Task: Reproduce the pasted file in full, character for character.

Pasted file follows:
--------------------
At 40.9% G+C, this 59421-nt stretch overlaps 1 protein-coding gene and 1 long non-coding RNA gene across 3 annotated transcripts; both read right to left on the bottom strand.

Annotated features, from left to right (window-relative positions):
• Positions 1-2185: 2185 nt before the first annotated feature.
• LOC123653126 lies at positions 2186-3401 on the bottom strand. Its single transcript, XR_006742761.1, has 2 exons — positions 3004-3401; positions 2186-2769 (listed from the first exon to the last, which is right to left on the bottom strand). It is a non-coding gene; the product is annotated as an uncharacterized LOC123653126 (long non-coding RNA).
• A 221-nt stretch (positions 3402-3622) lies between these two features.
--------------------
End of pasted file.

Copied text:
At 40.9% G+C, this 59421-nt stretch overlaps 1 protein-coding gene and 1 long non-coding RNA gene across 3 annotated transcripts; both read right to left on the bottom strand.

Annotated features, from left to right (window-relative positions):
• Positions 1-2185: 2185 nt before the first annotated feature.
• LOC123653126 lies at positions 2186-3401 on the bottom strand. Its single transcript, XR_006742761.1, has 2 exons — positions 3004-3401; positions 2186-2769 (listed from the first exon to the last, which is right to left on the bottom strand). It is a non-coding gene; the product is annotated as an uncharacterized LOC123653126 (long non-coding RNA).
• A 221-nt stretch (positions 3402-3622) lies between these two features.